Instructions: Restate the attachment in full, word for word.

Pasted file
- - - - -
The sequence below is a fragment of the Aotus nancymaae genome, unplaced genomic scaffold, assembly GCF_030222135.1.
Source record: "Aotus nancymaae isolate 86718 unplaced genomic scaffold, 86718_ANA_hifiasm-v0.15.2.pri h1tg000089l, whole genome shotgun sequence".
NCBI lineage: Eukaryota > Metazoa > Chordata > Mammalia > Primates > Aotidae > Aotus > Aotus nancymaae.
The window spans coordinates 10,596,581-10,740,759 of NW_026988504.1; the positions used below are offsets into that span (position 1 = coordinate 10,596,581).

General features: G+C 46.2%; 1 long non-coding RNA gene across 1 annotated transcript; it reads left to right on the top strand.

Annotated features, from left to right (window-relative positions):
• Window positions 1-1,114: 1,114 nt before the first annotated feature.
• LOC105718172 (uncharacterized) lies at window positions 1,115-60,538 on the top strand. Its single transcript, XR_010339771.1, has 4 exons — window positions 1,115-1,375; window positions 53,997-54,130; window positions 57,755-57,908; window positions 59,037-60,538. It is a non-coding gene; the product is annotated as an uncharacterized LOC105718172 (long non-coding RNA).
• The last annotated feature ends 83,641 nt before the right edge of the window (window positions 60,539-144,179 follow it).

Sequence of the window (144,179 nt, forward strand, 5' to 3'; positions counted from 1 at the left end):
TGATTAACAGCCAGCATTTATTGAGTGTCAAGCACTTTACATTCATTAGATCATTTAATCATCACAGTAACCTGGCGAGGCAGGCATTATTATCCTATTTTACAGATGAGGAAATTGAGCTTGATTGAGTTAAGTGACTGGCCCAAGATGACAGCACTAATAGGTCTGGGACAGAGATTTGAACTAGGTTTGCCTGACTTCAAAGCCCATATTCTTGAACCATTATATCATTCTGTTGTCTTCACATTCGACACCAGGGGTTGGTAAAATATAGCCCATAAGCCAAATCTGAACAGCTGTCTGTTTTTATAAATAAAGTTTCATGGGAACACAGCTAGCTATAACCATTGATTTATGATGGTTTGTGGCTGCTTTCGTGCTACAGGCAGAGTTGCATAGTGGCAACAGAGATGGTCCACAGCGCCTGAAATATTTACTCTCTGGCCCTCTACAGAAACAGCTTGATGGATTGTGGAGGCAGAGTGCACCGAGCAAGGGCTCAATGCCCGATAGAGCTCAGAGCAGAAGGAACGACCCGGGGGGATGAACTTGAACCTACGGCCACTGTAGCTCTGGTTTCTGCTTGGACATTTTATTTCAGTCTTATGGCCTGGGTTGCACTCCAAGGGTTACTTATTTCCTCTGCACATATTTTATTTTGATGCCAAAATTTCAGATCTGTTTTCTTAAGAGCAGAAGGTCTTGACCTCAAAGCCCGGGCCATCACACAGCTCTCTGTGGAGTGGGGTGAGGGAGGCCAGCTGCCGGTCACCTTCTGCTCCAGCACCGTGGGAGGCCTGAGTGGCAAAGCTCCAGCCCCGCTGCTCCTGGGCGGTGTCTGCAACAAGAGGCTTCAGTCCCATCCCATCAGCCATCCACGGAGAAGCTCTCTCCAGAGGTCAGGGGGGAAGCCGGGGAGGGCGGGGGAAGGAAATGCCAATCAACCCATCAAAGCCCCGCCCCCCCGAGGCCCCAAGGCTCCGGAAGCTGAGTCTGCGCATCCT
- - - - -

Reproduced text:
The sequence below is a fragment of the Aotus nancymaae genome, unplaced genomic scaffold, assembly GCF_030222135.1.
Source record: "Aotus nancymaae isolate 86718 unplaced genomic scaffold, 86718_ANA_hifiasm-v0.15.2.pri h1tg000089l, whole genome shotgun sequence".
NCBI lineage: Eukaryota > Metazoa > Chordata > Mammalia > Primates > Aotidae > Aotus > Aotus nancymaae.
The window spans coordinates 10,596,581-10,740,759 of NW_026988504.1; the positions used below are offsets into that span (position 1 = coordinate 10,596,581).

General features: G+C 46.2%; 1 long non-coding RNA gene across 1 annotated transcript; it reads left to right on the top strand.

Annotated features, from left to right (window-relative positions):
• Window positions 1-1,114: 1,114 nt before the first annotated feature.
• LOC105718172 (uncharacterized) lies at window positions 1,115-60,538 on the top strand. Its single transcript, XR_010339771.1, has 4 exons — window positions 1,115-1,375; window positions 53,997-54,130; window positions 57,755-57,908; window positions 59,037-60,538. It is a non-coding gene; the product is annotated as an uncharacterized LOC105718172 (long non-coding RNA).
• The last annotated feature ends 83,641 nt before the right edge of the window (window positions 60,539-144,179 follow it).

Sequence of the window (144,179 nt, forward strand, 5' to 3'; positions counted from 1 at the left end):
TGATTAACAGCCAGCATTTATTGAGTGTCAAGCACTTTACATTCATTAGATCATTTAATCATCACAGTAACCTGGCGAGGCAGGCATTATTATCCTATTTTACAGATGAGGAAATTGAGCTTGATTGAGTTAAGTGACTGGCCCAAGATGACAGCACTAATAGGTCTGGGACAGAGATTTGAACTAGGTTTGCCTGACTTCAAAGCCCATATTCTTGAACCATTATATCATTCTGTTGTCTTCACATTCGACACCAGGGGTTGGTAAAATATAGCCCATAAGCCAAATCTGAACAGCTGTCTGTTTTTATAAATAAAGTTTCATGGGAACACAGCTAGCTATAACCATTGATTTATGATGGTTTGTGGCTGCTTTCGTGCTACAGGCAGAGTTGCATAGTGGCAACAGAGATGGTCCACAGCGCCTGAAATATTTACTCTCTGGCCCTCTACAGAAACAGCTTGATGGATTGTGGAGGCAGAGTGCACCGAGCAAGGGCTCAATGCCCGATAGAGCTCAGAGCAGAAGGAACGACCCGGGGGGATGAACTTGAACCTACGGCCACTGTAGCTCTGGTTTCTGCTTGGACATTTTATTTCAGTCTTATGGCCTGGGTTGCACTCCAAGGGTTACTTATTTCCTCTGCACATATTTTATTTTGATGCCAAAATTTCAGATCTGTTTTCTTAAGAGCAGAAGGTCTTGACCTCAAAGCCCGGGCCATCACACAGCTCTCTGTGGAGTGGGGTGAGGGAGGCCAGCTGCCGGTCACCTTCTGCTCCAGCACCGTGGGAGGCCTGAGTGGCAAAGCTCCAGCCCCGCTGCTCCTGGGCGGTGTCTGCAACAAGAGGCTTCAGTCCCATCCCATCAGCCATCCACGGAGAAGCTCTCTCCAGAGGTCAGGGGGGAAGCCGGGGAGGGCGGGGGAAGGAAATGCCAATCAACCCATCAAAGCCCCGCCCCCCCGAGGCCCCAAGGCTCCGGAAGCTGAGTCTGCGCATCCT